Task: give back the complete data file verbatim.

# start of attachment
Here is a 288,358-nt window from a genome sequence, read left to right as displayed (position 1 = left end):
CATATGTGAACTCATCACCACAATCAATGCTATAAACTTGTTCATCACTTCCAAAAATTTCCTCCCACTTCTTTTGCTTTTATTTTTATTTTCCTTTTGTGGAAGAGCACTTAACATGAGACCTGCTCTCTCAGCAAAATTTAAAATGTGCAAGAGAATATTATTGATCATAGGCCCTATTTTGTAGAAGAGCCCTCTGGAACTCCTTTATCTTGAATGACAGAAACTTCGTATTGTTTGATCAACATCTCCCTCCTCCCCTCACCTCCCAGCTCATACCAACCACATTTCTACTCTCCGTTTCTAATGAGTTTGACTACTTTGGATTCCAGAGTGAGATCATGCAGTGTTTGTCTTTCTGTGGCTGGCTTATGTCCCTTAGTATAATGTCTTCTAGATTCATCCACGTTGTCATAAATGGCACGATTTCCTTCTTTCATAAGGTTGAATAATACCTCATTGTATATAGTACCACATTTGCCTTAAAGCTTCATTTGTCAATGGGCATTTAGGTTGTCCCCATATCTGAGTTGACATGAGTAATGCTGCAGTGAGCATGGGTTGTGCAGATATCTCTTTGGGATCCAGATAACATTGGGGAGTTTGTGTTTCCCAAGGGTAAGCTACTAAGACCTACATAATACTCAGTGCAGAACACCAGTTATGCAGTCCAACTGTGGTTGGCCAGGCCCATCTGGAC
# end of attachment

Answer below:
Here is a 288,358-nt window from a genome sequence, read left to right as displayed (position 1 = left end):
CATATGTGAACTCATCACCACAATCAATGCTATAAACTTGTTCATCACTTCCAAAAATTTCCTCCCACTTCTTTTGCTTTTATTTTTATTTTCCTTTTGTGGAAGAGCACTTAACATGAGACCTGCTCTCTCAGCAAAATTTAAAATGTGCAAGAGAATATTATTGATCATAGGCCCTATTTTGTAGAAGAGCCCTCTGGAACTCCTTTATCTTGAATGACAGAAACTTCGTATTGTTTGATCAACATCTCCCTCCTCCCCTCACCTCCCAGCTCATACCAACCACATTTCTACTCTCCGTTTCTAATGAGTTTGACTACTTTGGATTCCAGAGTGAGATCATGCAGTGTTTGTCTTTCTGTGGCTGGCTTATGTCCCTTAGTATAATGTCTTCTAGATTCATCCACGTTGTCATAAATGGCACGATTTCCTTCTTTCATAAGGTTGAATAATACCTCATTGTATATAGTACCACATTTGCCTTAAAGCTTCATTTGTCAATGGGCATTTAGGTTGTCCCCATATCTGAGTTGACATGAGTAATGCTGCAGTGAGCATGGGTTGTGCAGATATCTCTTTGGGATCCAGATAACATTGGGGAGTTTGTGTTTCCCAAGGGTAAGCTACTAAGACCTACATAATACTCAGTGCAGAACACCAGTTATGCAGTCCAACTGTGGTTGGCCAGGCCCATCTGGAC